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With record-breaking wind energy production, now is the time to add long duration energy storage

17/5/2023

4 min read

Photo of Richard Butland, CEO, Highview Power, standing next to model of buildings lit up in red and blue Photo: R Butland
Richard Butland, CEO, Highview Power

Photo: R Butland

The UK needs to add a significant long duration energy storage capability to its electricity system to maximise the use of wind power and reduce reliance on gas and coal-fired power. Richard Butland, CEO of Highview Power, writes.

If the UK’s wind assets were better managed with long duration energy storage (LDES), there would be no need for coal, the most polluting fuel on the planet, as a back-up energy source.

 

Wind power is not only effective, it can also be plentiful. In recent months, the UK set multiple records in wind power production, peaking on 10 January this year when UK wind turbines delivered 21.6 GW of electricity, more than half of the country’s power. As wind energy production rises, new records will undoubtedly continue to be broken.

 

But instead of maximising the effectiveness of the UK’s massive wind power resource, the country continues to be dependent on coal. In February, two coal-fired power plants were placed on standby in case additional energy sources were needed while temperatures fell. One of the power plants on Ratcliffe-on-Soar was even scheduled to shut down but will now remain open until 2024.

 

As our targets become greater and timelines shorter the moment has come for us to focus the spotlight on a different kind of energy diversification, one that leverages all the UK’s renewable energy sources today with an eye toward the country’s energy security tomorrow: long duration energy storage.

 

Wasted wind energy
Unfortunately, cold weather and wind do not go hand in hand, as we discovered over Christmas and the New Year when temperatures dropped and wind-powered electricity was minimal. This forced the UK to depend on expensive foreign gas imports or rely on energy derived from fossil fuels.

 

But is this the only alternative?

 

Recent analysis by Highview Power found that wind could have powered an additional 1.2 million homes over the winter except for the lack of LDES. As a result, much of our wind energy was wasted and the UK had to import more than £60bn worth of gas to make up for the unused wind energy.

 

And the problem worsens every year. Figures from the Office for National Statistics show that the UK imported £19.6bn worth of gas in 2021, a 312% increase on the £4.8bn it spent the prior year.

 

This is not lost on most Britons. Energy is now a major issue for all UK households as a YouGov survey revealed last summer. Some 43% of adults polled think that Britain imports too much gas. A quarter of adults believe the government is ‘most responsible’, so it’s no surprise that 81% want to see more investment in renewable energy storage solutions.

 

With a commitment to 50 GW of offshore wind generation by 2030 while upgrading the grid to become a more efficient and resilient national power network, there’s no question that the UK is a leader in prioritising renewable energy initiatives.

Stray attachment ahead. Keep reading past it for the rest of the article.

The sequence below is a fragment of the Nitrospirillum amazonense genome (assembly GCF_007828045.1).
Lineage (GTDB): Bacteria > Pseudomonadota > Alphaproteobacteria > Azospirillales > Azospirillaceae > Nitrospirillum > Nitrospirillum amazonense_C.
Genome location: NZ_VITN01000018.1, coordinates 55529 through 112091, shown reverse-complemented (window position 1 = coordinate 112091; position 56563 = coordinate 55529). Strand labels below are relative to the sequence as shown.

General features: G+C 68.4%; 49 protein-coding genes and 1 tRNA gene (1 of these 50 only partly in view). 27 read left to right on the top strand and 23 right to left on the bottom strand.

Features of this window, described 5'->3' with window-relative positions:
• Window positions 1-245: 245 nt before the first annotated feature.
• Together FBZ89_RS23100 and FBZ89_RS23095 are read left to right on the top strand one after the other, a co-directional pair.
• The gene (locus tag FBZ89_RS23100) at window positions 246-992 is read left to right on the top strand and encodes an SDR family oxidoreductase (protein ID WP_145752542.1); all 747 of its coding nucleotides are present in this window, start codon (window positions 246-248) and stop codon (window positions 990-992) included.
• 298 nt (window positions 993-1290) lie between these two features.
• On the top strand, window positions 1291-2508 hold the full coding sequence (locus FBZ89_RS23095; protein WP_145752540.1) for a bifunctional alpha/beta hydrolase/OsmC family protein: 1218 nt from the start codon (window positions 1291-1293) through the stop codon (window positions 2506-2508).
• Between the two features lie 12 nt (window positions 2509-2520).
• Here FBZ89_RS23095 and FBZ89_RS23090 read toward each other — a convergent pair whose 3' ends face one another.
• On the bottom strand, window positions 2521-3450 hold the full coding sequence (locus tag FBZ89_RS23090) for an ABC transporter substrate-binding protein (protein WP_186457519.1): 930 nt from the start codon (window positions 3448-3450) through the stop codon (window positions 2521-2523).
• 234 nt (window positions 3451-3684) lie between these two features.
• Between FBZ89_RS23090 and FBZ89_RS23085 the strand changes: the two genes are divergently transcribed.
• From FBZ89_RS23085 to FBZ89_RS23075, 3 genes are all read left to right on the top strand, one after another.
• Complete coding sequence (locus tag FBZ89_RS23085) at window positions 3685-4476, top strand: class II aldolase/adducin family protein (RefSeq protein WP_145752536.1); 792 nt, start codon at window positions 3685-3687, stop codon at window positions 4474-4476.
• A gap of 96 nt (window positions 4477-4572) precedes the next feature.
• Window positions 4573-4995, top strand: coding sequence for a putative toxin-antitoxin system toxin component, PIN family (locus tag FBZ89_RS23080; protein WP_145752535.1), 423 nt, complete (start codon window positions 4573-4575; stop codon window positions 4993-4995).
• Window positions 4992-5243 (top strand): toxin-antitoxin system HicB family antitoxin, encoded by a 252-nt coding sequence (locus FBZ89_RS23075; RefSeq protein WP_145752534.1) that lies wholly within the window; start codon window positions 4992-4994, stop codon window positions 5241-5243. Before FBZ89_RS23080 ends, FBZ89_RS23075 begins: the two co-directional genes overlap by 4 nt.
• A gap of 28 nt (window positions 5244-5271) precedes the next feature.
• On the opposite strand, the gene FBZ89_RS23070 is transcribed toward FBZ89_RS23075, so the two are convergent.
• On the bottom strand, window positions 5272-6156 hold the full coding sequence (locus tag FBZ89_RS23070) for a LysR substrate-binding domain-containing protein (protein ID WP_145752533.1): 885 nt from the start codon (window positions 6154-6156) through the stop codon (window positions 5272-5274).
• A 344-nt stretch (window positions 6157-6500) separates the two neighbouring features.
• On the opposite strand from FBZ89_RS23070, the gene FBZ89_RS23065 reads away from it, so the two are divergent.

But we have not given LDES the same attention and this undermines the effectiveness of our renewable resources, slows the energy transition and furthers our dependence on foreign gas – which does little to reduce high energy bills for homeowners. Wind waste forecasts further emphasise the critical need for LDES and show that, by 2035, the UK will be curtailing an average of 48 TWh/y, some 12 times more than today and costing the taxpayer more than £2.5bn/y.  

 

Recent analysis by Highview Power found that wind could have powered an additional 1.2 million homes over the winter except for the lack of LDES.

 

A role for LDES
Highview Power’s planned programme of ‘renewable energy power stations’ would deliver 45 GWh of storage to the UK and reduce the country’s reliance on gas by 50 TWh/y, saving 10mn tCO2e, the equivalent gas demand of over four million houses. If storage was deployed across the entire UK grid by 2035, it would cut the cost of electricity on the system by over £1bn.

 

Never has this been more needed. The demands of net zero mean that fossil fuels are being phased out while everything possible is becoming electrified. This increased demand for electricity leads to instability when we should be able to rely on low-carbon flexible generation.

 

Another factor is the need to ‘green the grid’. Renewable integration brings with it structural challenges that storage technology overcomes, not only with storage, but stability too. While it’s a challenge for renewable forms of generation such as wind and solar to provide stability services such as inertia, voltage control and frequency management to the grid, our LDES solution provides these services alongside its traditional function as a clean electricity power plant.

 

LDES is the next phase in energy diversification and our storage solution specifically moves the dial towards a cleaner, cheaper, and more secure energy future. Not only can we help to eliminate millions of tonnes of carbon from the atmosphere but, by using LDES, we play a significant role in ending our reliance on expensive, polluting imported gas.
 

The views and opinions expressed in this article are strictly those of the author only and are not necessarily given or endorsed by or on behalf of the Energy Institute.